Group Seeks to Put Minority Locations on Tourism Map

The U.S. Travel and Tourism Administration is scheduled to hold a three-day convention starting Thursday on ways to boost tourism and business in minority communities.

Organizers said the Multicultural Tourism Development Conference at the Biltmore Hotel, 506 S. Grand Ave., is the first such meeting to cover minority-related issues in tourism on a national basis.

"We're hoping to encourage tourism development in multicultural enclaves throughout the U.S.," said Linda Harbaugh, senior policy analyst for the tourism administration. "People who return to the U.S. for visits--they want to do something different. They've already gone to New York, Disney World."

In addition to promoting ethnic communities to tourists, Harbaugh said, the conference will also encourage minorities living in those neighborhoods to open their own travel businesses.

"It's one of the goals of this administration, to assist minorities in business development," Harbaugh said.

Federal officials have already initiated some assistance in the Downtown area through the Minority Enterprise Growth Assistance Center, which offers free first-time business consultations to minorities.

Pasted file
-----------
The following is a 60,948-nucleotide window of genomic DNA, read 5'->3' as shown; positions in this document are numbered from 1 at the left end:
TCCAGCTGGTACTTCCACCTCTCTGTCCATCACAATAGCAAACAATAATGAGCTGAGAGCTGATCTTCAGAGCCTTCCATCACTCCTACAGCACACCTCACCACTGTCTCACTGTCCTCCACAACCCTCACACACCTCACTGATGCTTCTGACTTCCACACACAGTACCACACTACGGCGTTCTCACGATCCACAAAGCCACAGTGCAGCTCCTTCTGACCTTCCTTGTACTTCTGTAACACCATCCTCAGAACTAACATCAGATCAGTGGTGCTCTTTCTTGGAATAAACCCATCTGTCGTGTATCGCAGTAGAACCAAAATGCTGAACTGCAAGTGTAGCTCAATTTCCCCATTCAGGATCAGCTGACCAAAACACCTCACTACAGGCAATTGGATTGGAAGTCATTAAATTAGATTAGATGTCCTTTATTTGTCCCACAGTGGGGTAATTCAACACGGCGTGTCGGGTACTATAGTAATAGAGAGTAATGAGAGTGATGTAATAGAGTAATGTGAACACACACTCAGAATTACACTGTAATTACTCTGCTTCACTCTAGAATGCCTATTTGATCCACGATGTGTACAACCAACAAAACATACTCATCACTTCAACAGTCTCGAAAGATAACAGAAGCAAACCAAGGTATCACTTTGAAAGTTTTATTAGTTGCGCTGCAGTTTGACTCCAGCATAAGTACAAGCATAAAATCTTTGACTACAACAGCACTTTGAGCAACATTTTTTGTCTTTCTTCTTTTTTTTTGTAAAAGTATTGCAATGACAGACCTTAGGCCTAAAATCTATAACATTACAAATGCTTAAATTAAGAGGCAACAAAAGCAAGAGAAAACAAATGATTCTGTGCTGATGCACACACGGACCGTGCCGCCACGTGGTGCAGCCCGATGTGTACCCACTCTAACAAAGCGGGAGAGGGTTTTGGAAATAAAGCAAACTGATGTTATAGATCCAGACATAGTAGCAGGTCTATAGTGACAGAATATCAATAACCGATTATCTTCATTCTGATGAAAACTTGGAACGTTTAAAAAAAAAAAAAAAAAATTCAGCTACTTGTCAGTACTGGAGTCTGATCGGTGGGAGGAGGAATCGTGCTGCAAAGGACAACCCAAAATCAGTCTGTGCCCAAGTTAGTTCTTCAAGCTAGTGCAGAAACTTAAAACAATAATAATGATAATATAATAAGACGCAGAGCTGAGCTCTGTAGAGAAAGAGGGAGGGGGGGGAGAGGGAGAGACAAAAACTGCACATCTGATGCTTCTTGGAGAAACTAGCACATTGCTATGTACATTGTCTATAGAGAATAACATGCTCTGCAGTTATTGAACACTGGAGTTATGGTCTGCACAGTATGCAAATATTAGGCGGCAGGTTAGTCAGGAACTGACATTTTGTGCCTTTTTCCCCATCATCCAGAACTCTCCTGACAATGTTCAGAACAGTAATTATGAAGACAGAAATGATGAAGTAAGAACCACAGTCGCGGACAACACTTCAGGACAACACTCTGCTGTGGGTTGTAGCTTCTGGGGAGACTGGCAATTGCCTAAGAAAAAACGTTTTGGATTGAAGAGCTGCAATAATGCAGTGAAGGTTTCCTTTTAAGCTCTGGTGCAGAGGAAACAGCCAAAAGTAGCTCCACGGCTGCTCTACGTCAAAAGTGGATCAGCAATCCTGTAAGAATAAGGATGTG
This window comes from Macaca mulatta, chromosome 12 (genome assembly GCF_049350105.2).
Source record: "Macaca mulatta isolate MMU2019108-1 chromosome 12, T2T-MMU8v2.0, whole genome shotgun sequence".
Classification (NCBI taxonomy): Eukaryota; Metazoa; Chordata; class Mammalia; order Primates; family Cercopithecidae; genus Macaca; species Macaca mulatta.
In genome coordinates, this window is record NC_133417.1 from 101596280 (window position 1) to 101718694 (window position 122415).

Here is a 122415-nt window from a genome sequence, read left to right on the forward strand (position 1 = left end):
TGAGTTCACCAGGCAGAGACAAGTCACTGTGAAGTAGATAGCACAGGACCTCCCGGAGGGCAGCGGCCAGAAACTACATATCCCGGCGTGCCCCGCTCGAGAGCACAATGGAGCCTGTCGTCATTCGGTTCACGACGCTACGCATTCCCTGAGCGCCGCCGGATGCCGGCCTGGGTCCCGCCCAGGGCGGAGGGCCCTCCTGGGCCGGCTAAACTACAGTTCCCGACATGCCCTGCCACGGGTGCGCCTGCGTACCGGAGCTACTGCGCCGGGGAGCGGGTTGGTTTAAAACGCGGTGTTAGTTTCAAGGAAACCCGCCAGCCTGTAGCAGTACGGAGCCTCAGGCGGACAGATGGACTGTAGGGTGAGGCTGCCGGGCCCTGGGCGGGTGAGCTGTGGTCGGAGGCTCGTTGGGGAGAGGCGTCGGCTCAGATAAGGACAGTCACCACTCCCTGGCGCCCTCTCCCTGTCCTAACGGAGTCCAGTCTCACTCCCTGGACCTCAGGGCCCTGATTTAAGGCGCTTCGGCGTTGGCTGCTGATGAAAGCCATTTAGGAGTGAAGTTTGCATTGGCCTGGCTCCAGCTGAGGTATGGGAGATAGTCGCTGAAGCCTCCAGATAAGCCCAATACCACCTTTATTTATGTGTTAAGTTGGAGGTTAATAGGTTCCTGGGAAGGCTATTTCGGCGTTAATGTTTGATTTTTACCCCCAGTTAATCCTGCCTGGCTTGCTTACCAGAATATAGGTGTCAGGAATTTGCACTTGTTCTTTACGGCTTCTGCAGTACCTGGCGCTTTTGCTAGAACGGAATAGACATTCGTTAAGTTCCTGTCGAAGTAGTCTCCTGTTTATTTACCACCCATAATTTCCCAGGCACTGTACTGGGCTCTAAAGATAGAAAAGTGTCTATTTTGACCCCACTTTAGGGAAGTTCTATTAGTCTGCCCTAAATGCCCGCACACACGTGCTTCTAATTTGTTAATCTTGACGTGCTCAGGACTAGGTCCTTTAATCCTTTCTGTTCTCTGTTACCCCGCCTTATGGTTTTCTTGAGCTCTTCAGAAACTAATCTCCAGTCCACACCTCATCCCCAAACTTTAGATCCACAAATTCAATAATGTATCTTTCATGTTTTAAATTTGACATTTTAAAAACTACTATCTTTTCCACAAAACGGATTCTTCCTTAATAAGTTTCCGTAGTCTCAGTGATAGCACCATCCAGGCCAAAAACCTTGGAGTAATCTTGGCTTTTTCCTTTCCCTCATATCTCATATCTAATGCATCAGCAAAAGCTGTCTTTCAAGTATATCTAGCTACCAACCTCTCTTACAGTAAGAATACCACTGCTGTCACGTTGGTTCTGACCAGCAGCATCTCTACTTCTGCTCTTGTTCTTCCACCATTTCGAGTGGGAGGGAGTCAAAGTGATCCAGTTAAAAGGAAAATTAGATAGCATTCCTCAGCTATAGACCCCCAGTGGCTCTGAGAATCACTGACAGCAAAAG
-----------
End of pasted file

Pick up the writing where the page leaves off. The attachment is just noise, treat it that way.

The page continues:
The center's tourism and development manager, Isabel Rodriguez, said this week's conference is timely in light of Los Angeles County's recent disasters and the riots two years ago.

Between 1991 and 1993, for example, the number of tourists dropped 2%, from 25.31 million to 24.85 million, according to the Los Angeles Convention and Visitors Bureau.

Tours in ethnic communities--such as to the Mercado in East Los Angeles or a bilingual arts theater in Lincoln Heights--could open a new market in travel, Rodriguez said.

"What we have to do is to dispel this myth that going into communities is dangerous," she said. "Our communities are very safe. They're there waiting with open arms to show off what they have."

The Multicultural Tourism Development Conference begins Thursday and ends Saturday. Registration is $325. Information: (213) 895-0224.

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